…. but then again you should see some of them gun barrel trunks lying around – the bushmen are licking their lips and creaming their pants such is the size, beauty and quality of some of the windfall.

    If the left wants to keep hold of the political gains it currently has in this land of labour and union origins then its opposition to this should imo be token, to uphold your principles. Don’t make a big deal out of it other than to perhaps announce policy along the lines … “this windfall legislation will have a dropdead date for us of (pick some much earlier date than 2019)”.

    2c

    • john 8.1

      You say they shouldn’t do it because there’s not much wood there.

      You say they shouldn’t do it because there’s so much wood there it will swamp the market.

      I think that’s called grasping at straws.

      • weka 8.1.1

        Do you know what the hourly rate for running a helicopter is? Know what West Coast weather is like? Any idea of the terrain of the forest they are talking about?

      • vto 8.1.2

        You are not very good at comprehension are you. Why don’t you try reading again so you actually understand what was said.

        No wonder you have such stupid views on how society should work. Idiot

        • john 8.1.2.1

          Obviously I hit a nerve pointing out your contradiction.

          • vto 8.1.2.1.1

            You are an absolute idiot

            you say this “You say they shouldn’t do it because there’s not much wood there.”..
            .. no that is not what I said. I said they wont do much, not they shouldn’t do much; and that is not because there’s not much wood there, it is because it is too difficult to access and too dangerous

            then you say this “You say they shouldn’t do it because there’s so much wood there it will swamp the market.”…
            no that is not what I said. I said they risk simply swamping the market, not that they shouldn’t do it because they risk swamping the market.

            The two statements of mine mean exactly nothing like what you think they mean.

            Which is what I mean – you are a simpleton and an idiot. You wouldn’t actually know a market if it bit you on your fat arse. Your fat arse which sits down all day. An arse which has never actually done a proper days work in its life.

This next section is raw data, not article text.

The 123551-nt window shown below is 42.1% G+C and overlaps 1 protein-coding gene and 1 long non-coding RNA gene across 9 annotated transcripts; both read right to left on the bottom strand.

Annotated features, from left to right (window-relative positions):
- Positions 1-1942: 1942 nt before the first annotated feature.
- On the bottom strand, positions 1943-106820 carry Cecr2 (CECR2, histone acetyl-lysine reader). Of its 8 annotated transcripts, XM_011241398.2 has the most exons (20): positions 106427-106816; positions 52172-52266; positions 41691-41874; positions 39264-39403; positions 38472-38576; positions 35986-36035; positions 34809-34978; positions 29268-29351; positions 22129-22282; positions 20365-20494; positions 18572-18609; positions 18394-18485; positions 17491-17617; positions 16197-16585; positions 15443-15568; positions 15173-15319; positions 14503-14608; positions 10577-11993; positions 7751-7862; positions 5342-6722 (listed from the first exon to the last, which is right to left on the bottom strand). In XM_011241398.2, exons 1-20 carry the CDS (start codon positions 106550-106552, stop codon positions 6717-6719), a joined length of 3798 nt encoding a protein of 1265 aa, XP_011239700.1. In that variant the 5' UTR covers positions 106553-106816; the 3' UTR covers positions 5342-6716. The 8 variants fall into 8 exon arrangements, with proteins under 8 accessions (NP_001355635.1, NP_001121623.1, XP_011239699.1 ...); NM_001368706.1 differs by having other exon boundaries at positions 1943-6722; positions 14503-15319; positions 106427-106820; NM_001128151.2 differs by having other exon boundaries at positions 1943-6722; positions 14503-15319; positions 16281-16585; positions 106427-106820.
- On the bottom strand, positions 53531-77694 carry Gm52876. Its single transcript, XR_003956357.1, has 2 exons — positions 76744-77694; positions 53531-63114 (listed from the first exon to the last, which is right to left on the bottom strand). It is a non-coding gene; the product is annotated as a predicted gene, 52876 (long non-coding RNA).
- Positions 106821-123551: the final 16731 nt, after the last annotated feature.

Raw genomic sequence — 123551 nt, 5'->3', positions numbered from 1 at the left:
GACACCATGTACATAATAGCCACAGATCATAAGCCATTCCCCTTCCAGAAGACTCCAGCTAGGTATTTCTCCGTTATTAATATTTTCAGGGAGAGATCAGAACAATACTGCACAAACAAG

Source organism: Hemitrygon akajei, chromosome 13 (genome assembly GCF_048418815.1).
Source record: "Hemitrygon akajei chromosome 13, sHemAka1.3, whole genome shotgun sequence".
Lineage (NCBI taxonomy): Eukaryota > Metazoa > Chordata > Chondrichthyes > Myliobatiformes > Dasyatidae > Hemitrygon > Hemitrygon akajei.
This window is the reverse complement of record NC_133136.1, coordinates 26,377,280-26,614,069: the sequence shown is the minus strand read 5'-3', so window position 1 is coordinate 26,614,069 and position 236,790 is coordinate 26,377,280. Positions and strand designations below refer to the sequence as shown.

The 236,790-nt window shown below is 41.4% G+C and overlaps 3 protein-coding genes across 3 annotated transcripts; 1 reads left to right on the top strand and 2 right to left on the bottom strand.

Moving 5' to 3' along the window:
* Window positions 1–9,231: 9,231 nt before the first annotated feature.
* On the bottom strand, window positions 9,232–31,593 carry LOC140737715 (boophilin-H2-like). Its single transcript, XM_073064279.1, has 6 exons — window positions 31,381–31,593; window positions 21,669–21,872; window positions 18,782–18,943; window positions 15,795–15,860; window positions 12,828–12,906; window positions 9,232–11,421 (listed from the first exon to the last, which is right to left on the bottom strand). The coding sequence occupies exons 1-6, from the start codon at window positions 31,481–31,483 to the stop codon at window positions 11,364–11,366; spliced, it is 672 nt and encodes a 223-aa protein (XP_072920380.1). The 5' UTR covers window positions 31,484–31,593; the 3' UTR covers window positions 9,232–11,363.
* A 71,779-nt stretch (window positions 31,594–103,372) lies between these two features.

• john 8.1.2.1.1.1

              Perhaps if you could make a longer more explanation – that one is as clear as mud.

              You obviously rely on complete and total ignorance to base your opinions on.

              Proof you do that is in your last couple of sentences.

              • vto

                It is only mud to people lacking comprehension skills like yourself….

                like your view above about how little effect you think collective nation-wide spending (i.e. government spending) has on the economy and jobs. Truly ignorant. But if you believe it you could head off to Somalia where there is virtually no government.

  8. One Anonymous Bloke 9

    The solution to this is simple. Get into the bush now and drive iron spikes into as many of the fallen trees as it takes to render the whole theft unviable.

    • john 9.1

      Yeah that’s right – kill off as many jobs as possible.

      Then you can spend years winging about poverty.

      Not everybody wants to waste their life spending 80 hours a week whining and whinging on the internet for zero effect and suckling off the taxpayers teat.

      • One Anonymous Bloke 9.1.1

        I see you’re back to plagiarising feeble drivel again.

      • Blackcap 9.1.2

        Good call John. The greenies and left seem opposed to any form of growth (economic) but are quite keen to call for things like living wages and other financial benefits to the less well off. What a bunch of hypocrites.

        • One Anonymous Bloke 9.1.2.1

          Yes! That explains why throughout New Zealand history, per capita GDP is always higher under Labour-led governments.

          Oh, no wait, it just shows that John and Blackcap are either ignorant or mendacious.

          Which is it? Are you dupes or duplicitous? I’m picking John is duplicitous and Blackcap is a dupe.

        • vto 9.1.2.2

          You should check the evidence blackcap…

          the evidence shows that there is always more growth under left governments than right governments.

          similarly, like this current government, right governments rack up more debt while left governments pay it down.

          go check the evidence so you can stop looking like a fool

    • fisiani 9.2

      That would kill or maim loggers . You are a truly sick person.

      • One Anonymous Bloke 9.2.1

        The forestry industry doesn’t give a fuck about its employees and I don’t see you complaining about them, and in any case you drive spikes then publicise it.

        I’m happy to accept full select committee hearings instead.

        • john 9.2.1.1

          Not giving a fuck about your employees looks saintly compared with your idea of DELIBERATELY harming workers.

          • One Anonymous Bloke 9.2.1.1.1

            I look forward to your campaigning for fully funded mining inspectors and OSH.

            • john 9.2.1.1.1.1

              We need more to counter to gormless idiots who think it’s a good idea to deliberately hurt forestry workers..

              • One Anonymous Bloke

                While you’re getting all hysterical, I note that in human history one worker, maybe, has been injured in a tree-spiking incident, and the “spike” in question was most likely an old nail.